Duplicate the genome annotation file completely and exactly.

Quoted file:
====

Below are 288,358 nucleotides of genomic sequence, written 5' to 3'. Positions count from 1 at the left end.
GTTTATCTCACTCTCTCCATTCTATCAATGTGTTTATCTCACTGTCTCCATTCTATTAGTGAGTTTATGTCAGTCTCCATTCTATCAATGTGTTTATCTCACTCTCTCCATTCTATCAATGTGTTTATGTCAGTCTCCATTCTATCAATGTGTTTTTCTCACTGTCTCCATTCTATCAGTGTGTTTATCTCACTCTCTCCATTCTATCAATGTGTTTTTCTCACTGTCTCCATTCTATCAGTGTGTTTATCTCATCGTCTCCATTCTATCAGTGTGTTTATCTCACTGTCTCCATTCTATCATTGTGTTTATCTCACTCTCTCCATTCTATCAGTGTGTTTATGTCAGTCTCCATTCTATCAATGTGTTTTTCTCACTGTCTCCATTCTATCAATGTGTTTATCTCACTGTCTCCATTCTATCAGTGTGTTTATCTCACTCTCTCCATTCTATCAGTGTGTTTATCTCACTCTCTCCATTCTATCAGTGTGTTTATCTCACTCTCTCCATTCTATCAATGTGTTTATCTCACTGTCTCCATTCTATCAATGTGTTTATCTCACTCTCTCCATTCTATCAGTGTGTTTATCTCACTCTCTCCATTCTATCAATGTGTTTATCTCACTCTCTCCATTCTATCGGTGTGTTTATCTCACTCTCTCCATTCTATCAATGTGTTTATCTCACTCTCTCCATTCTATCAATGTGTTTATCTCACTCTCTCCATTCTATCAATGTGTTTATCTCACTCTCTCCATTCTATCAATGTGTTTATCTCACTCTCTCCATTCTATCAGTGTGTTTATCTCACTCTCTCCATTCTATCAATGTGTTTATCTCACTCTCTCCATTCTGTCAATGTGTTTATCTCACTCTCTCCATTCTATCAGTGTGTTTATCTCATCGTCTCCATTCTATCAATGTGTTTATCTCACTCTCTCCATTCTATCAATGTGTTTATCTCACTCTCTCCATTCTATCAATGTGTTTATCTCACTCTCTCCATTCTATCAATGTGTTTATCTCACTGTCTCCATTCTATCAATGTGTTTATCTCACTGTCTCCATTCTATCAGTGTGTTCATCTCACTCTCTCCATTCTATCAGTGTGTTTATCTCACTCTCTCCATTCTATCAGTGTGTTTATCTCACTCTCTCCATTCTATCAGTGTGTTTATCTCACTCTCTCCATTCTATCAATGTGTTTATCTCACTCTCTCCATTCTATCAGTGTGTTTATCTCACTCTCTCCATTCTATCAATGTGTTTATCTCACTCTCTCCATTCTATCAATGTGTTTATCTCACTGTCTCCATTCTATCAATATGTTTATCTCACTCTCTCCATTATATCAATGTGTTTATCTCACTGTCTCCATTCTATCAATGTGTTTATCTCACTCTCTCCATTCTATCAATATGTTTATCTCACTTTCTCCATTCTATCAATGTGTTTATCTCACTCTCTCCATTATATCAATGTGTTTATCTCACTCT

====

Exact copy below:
Below are 288,358 nucleotides of genomic sequence, written 5' to 3'. Positions count from 1 at the left end.
GTTTATCTCACTCTCTCCATTCTATCAATGTGTTTATCTCACTGTCTCCATTCTATTAGTGAGTTTATGTCAGTCTCCATTCTATCAATGTGTTTATCTCACTCTCTCCATTCTATCAATGTGTTTATGTCAGTCTCCATTCTATCAATGTGTTTTTCTCACTGTCTCCATTCTATCAGTGTGTTTATCTCACTCTCTCCATTCTATCAATGTGTTTTTCTCACTGTCTCCATTCTATCAGTGTGTTTATCTCATCGTCTCCATTCTATCAGTGTGTTTATCTCACTGTCTCCATTCTATCATTGTGTTTATCTCACTCTCTCCATTCTATCAGTGTGTTTATGTCAGTCTCCATTCTATCAATGTGTTTTTCTCACTGTCTCCATTCTATCAATGTGTTTATCTCACTGTCTCCATTCTATCAGTGTGTTTATCTCACTCTCTCCATTCTATCAGTGTGTTTATCTCACTCTCTCCATTCTATCAGTGTGTTTATCTCACTCTCTCCATTCTATCAATGTGTTTATCTCACTGTCTCCATTCTATCAATGTGTTTATCTCACTCTCTCCATTCTATCAGTGTGTTTATCTCACTCTCTCCATTCTATCAATGTGTTTATCTCACTCTCTCCATTCTATCGGTGTGTTTATCTCACTCTCTCCATTCTATCAATGTGTTTATCTCACTCTCTCCATTCTATCAATGTGTTTATCTCACTCTCTCCATTCTATCAATGTGTTTATCTCACTCTCTCCATTCTATCAATGTGTTTATCTCACTCTCTCCATTCTATCAGTGTGTTTATCTCACTCTCTCCATTCTATCAATGTGTTTATCTCACTCTCTCCATTCTGTCAATGTGTTTATCTCACTCTCTCCATTCTATCAGTGTGTTTATCTCATCGTCTCCATTCTATCAATGTGTTTATCTCACTCTCTCCATTCTATCAATGTGTTTATCTCACTCTCTCCATTCTATCAATGTGTTTATCTCACTCTCTCCATTCTATCAATGTGTTTATCTCACTGTCTCCATTCTATCAATGTGTTTATCTCACTGTCTCCATTCTATCAGTGTGTTCATCTCACTCTCTCCATTCTATCAGTGTGTTTATCTCACTCTCTCCATTCTATCAGTGTGTTTATCTCACTCTCTCCATTCTATCAGTGTGTTTATCTCACTCTCTCCATTCTATCAATGTGTTTATCTCACTCTCTCCATTCTATCAGTGTGTTTATCTCACTCTCTCCATTCTATCAATGTGTTTATCTCACTCTCTCCATTCTATCAATGTGTTTATCTCACTGTCTCCATTCTATCAATATGTTTATCTCACTCTCTCCATTATATCAATGTGTTTATCTCACTGTCTCCATTCTATCAATGTGTTTATCTCACTCTCTCCATTCTATCAATATGTTTATCTCACTTTCTCCATTCTATCAATGTGTTTATCTCACTCTCTCCATTATATCAATGTGTTTATCTCACTCT